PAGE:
Q. I find that [my kids] become the “food police” at social events and that our dinner invites have diminished. Any thoughts?
A guy I used to know once told me that when he was a teenager, he took all the leather shoes, jackets and purses out of his parent’s house and buried them in the back yard. I couldn’t help but chuckle when I imagined the look on his folk’s face when they realized where their belongings were. Situations like this bring to mind an old proverb: Children and drunks always speak the truth.
For children who have not experienced the practice of meat-eating as a normal part of their daily existence, here is an example of what it is like for them: a neighbor drops by and offers you a bite of his roast collie sandwich. Does it even cross your mind to offer a polite response? Imagine how difficult this must be for children! If you have not been accustomed to eating animals, the concept is pretty shocking.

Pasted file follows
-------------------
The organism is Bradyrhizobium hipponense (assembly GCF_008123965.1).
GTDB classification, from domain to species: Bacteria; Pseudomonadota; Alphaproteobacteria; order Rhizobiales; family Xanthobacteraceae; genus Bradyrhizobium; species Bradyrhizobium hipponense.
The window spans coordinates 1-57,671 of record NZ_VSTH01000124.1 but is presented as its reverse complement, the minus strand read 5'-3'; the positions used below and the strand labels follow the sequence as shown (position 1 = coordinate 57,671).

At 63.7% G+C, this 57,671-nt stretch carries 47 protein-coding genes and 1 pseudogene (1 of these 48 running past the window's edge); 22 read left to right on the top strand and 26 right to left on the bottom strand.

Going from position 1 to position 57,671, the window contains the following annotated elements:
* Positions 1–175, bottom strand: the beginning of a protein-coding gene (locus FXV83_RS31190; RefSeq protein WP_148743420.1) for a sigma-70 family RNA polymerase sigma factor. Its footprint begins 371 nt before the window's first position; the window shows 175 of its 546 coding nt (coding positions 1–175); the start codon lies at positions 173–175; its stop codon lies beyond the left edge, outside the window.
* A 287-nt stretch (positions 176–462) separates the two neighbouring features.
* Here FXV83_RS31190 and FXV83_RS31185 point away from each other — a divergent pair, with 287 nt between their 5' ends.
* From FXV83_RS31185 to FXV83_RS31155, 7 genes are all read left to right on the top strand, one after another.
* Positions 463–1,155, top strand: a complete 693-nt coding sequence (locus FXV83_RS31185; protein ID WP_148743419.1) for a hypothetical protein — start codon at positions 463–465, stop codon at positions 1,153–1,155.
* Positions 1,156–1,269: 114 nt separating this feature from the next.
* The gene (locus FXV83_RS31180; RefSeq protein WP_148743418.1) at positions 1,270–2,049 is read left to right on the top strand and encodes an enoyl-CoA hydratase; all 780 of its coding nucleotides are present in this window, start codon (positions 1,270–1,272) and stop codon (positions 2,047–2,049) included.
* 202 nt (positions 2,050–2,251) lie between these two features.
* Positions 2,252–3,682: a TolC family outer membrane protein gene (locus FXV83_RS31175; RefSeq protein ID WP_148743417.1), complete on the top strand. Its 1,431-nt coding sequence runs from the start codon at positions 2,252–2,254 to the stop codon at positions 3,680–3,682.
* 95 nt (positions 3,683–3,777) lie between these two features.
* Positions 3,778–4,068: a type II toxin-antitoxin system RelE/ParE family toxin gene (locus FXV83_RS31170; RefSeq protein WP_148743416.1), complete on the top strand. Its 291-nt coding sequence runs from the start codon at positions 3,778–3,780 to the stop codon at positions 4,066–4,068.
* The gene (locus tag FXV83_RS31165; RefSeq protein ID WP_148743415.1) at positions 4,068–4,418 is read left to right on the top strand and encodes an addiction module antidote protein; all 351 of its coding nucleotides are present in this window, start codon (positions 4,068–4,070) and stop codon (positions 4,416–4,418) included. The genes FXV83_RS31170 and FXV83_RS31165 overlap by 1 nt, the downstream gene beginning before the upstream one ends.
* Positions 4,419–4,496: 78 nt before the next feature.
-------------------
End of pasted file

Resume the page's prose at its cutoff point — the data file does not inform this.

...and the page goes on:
There are several dietary situations where you would unquestionably use manners. For instance, if you visit a friend who is lactose intolerant, it would be rude to arrive with ice cream. If a relative is on a weight-loss diet, you do not show up with a bag of candy, etc. Although we may not always understand or agree with different people’s diets, values or lifestyles, we do need to teach our children to be polite toward others when we are in their homes and out in public.
When it comes to children’s behavior in their own home, they should be able to say what they think about food. (Of course as in any situation, you teach them to express their opinions in a non-attacking manner.) After all, food is one of the few areas of their lives where children get to have any say about their preferences. If they cannot speak their minds at home, where can they?
Instead of toning down your children before company arrives, I would instead, inform your guests about the dietary habits at your home and expect them to honor your lifestyle. Hopefully your guests won’t have to dig up their belongings when it’s time for them to leave.
© Jill Powers and The Feel Good Vegan 2010.
Photograph courtesy of Microsoft